The short version: crowdsourcing in cultural heritage is an exciting field, rich in opportunities for collaborative, interdisciplinary research and practice. It includes online volunteering, citizen science, citizen history, digital public participation, community co-production, and, increasingly, human computation and other systems that will change how participants relate to digital cultural heritage. New technologies like image labelling, text transcription and natural language processing, plus trends in organisations and societies at large mean constantly changing challenges (and potential). Our white paper is an attempt to make recommendations for funders, organisations and practitioners in the near and distant future. You can let us know what we got right, and what we could improve by commenting on Recommendations, Challenges and Opportunities for the Future of Crowdsourcing in Cultural Heritage: a White Paper.
The longer version: The Collective Wisdom project was funded by an AHRC networking grant to bring experts from the UK and the US together to document the state of the art in designing, managing and integrating crowdsourcing activities, and to look ahead to future challenges and unresolved issues that could be addressed by larger, longer-term collaboration on methods for digitally-enabled participation.
Our open access Collective Wisdom Handbook: perspectives on crowdsourcing in cultural heritage is the first outcome of the project, our expert workshops were a second.
Mia (me) and Sam Blickhan launched our White Paper for comment on pubpub at the Digital Humanities 2023 conference in Graz, Austria, in July this year, with Meghan Ferriter attending remotely. Our short paper abstract and DH2023 slides are online at Zenodo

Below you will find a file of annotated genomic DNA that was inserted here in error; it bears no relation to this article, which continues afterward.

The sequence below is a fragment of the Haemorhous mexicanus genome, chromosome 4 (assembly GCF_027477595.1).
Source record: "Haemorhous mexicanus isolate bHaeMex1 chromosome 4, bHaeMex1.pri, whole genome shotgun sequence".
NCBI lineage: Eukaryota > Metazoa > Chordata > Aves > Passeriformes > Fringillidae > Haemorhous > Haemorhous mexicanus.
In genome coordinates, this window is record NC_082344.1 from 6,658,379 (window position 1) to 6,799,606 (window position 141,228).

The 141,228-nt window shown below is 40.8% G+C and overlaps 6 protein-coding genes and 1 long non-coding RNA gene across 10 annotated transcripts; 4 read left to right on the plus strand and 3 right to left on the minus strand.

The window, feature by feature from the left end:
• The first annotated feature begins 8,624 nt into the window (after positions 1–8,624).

So - what's the future of crowdsourcing in cultural heritage? Head on over to Recommendations, Challenges and Opportunities for the Future of Crowdsourcing in Cultural Heritage: a White Paper and let us know what you think! You've got until the end of September…
You can also read our earlier post on 'community review' for a sense of the feedback we're after - in short, what resonates, what needs tweaking, what examples could we include?
To whet your appetite, here's a preview of our five recommendations. (To find out why we make those recommendations, you'll have to read the White Paper):
- Infrastructure: Platforms need sustainability. Funding should not always be tied to novelty, but should also support the maintenance, uptake and reuse of well-used tools.
- Evidencing and Evaluation: Help create an evaluation toolkit for cultural heritage crowdsourcing projects; provide ‘recipes’ for measuring different kinds of success. Shift thinking about value from output/scale/product to include impact on participants' and community well-being.
- Skills and Competencies: Help create a self-guided skills inventory assessment resource, tool, or worksheet to support skills assessment, and develop workshops to support their integrity and adoption.
- Communities of Practice: Fund informal meetups, low-cost conferences, peer review panels, and other opportunities for creating and extending community. They should have an international reach, e.g. beyond the UK-US limitations of the initial Collective Wisdom project funding.
- Incorporating Emergent Technologies and Methods: Fund educational resources and workshops to help the field understand opportunities, and anticipate the consequences of proposed technologies.
What have we missed? Which points do you want to boost? (For example, we discovered how many of our points apply to digital scholarship projects in general). You can '+1' on points that resonate with you, suggest changes to wording, ask questions, provide examples and references, or (constructively, please) challenge our arguments. Our funding only supported participants from the UK and US, so we're very keen to hear from folk from the rest of the world.